Mexican folk artist Jesús "Chucho" Reyes Ferreira died in 1979, leaving behind an estimable collection of works -- some of which, over the years, have turned up at auction at places like Sotheby's and New York's Swann Galleries. But according to the U.S. Attorney's Office, most landed in the possession of an art collector from Irving named Edward Stanton. Matter of fact, Stanton claims to have bought 1,500 pieces from the man better known as Chucho Reyes in 1990, paying him $1 million for the whole collection -- which is around $666 a piece. Ay dios mio!
No one could really say how much the paintings were, you know, worth -- the market hadn't set a value. So Stanton did, claiming, according to the feds, "that the value of the paintings were increasing every year even though there were no sales of similar Reyes works to justify the purportedly increased value." Which isn't how the art market works?
Anyway. On the other side, the U.S. Attorney's Office picks up the narrative -- which, for Stanton, does not have a happy ending.
Because, you see, the Irving man was in U.S. District Court in Los Angeles this morning pleading guilty to a single count of defrauding the Internal Revenue Service out of close to $400,000 using what the feds say was a "charitable-giving scheme in which fraudulent tax returns claimed bogus deductions for artworks donated to charity in exchange for appraisals that inflated the value of the gifts." It's a felony that could land him in prison for three years max. And just how did this happen? Find out on the other side.
Say the feds, the scam worked like this:
Stanton started selling and gifting some of the paintings to customers in 1999, telling the recipients of the artwork that they could donate the pieces to a non-profit organization and receive a sizable tax deduction.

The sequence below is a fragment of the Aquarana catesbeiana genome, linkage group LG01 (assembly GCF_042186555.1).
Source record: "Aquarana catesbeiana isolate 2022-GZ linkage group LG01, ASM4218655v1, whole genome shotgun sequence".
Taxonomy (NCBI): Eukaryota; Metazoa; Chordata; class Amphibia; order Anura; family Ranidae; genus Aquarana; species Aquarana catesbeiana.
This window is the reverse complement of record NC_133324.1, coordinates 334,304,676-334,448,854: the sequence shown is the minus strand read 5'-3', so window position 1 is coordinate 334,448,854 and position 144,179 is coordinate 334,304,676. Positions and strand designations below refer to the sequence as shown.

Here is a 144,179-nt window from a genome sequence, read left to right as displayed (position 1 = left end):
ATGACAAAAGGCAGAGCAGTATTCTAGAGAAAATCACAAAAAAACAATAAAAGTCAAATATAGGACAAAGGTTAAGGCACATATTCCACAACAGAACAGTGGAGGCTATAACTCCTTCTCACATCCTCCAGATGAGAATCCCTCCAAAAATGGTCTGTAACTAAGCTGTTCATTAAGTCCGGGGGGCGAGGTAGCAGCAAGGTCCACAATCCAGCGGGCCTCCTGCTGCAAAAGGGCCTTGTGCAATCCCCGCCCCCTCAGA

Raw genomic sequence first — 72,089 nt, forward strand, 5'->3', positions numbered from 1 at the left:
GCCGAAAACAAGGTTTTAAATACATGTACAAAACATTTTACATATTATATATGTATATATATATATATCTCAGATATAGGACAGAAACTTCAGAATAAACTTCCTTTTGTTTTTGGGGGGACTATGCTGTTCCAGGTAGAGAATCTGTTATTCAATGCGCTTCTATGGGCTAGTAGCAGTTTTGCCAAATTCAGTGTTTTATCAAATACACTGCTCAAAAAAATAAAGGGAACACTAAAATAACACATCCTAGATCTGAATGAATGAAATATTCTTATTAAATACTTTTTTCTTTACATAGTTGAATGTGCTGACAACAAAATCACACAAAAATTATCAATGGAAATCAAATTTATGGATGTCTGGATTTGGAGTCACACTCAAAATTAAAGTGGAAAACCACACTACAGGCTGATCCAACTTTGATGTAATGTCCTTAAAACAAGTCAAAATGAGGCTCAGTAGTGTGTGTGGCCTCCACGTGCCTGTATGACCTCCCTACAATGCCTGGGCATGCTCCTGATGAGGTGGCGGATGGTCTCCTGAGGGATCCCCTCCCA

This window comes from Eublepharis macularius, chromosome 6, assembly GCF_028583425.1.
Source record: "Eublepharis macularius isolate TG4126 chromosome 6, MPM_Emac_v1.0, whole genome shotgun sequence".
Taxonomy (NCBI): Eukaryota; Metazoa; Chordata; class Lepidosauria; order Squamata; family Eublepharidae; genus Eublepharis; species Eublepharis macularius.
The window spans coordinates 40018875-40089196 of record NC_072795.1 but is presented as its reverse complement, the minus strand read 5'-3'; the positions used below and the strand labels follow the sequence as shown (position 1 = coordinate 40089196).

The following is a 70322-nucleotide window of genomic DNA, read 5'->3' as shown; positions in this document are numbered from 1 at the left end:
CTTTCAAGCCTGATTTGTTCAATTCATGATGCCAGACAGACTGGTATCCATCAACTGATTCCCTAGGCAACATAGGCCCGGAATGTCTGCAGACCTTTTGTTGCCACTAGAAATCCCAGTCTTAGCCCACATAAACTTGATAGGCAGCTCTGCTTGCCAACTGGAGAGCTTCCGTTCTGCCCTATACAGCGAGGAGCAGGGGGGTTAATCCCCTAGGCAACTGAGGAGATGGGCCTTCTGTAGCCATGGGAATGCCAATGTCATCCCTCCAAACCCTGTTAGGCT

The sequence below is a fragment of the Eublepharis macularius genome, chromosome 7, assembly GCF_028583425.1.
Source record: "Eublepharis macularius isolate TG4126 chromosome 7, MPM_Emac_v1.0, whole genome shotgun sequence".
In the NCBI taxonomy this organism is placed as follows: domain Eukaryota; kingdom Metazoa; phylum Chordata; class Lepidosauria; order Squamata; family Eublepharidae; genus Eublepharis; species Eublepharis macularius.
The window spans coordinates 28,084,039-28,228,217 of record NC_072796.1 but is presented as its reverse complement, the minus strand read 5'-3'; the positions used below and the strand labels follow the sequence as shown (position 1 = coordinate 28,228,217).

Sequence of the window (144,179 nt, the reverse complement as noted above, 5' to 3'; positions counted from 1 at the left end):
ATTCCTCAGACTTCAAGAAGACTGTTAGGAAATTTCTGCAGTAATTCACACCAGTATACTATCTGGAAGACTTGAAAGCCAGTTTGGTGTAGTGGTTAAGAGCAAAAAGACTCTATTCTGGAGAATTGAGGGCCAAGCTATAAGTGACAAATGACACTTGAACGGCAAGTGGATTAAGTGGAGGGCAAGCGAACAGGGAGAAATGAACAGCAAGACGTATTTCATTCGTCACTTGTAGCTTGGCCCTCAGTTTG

After selling or giving the paintings, Stanton suggested a charity to his customers. In the plea agreement filed today, Stanton admitted that as part of the donation process he provided inflated price estimates -- what he called "claimed values" -- to an appraiser, knowing that the appraiser would rely on his estimates.
In the plea agreement, Stanton admits recirculating some of the artwork through the sale-donation process. After being sold by Stanton for $4,000 and donated to the charity with an appraised value of $23,000, Stanton purchased some of the paintings back from the charity for $1,000 each, "re-titled" the artworks and then sold the pieces for $4,500 to different customers, who in turn donated the paintings to the same charity and obtained inflated appraisals.
In his plea agreement, Stanton admitted that he helped three taxpayers obtain inflated appraisals that were the basis of deductions on their 2004 tax returns. As a result of the improper deductions, the government suffered a tax loss of approximately $370,938. Stanton agreed in the plea agreement to make full restitution to the IRS.
"The IRS and the Department of Justice are working vigorously to stop abusive charitable contribution schemes," said Leslie P. DeMarco, Special Agent in Charge of IRS-Criminal Investigation in Los Angeles. "These activities unfairly shift the tax burden to honest American taxpayers. As our tax filing season winds down, today's court filings should serve as a reminder to taxpayers to be wary of any scheme that purports to allow inflated charitable contribution deductions."
Stanton is expected to make his first court appearance in this case on April 25 in United States District Court in Los Angeles.
The case against Stanton is the result of an ongoing investigation by IRS - Criminal Investigation.
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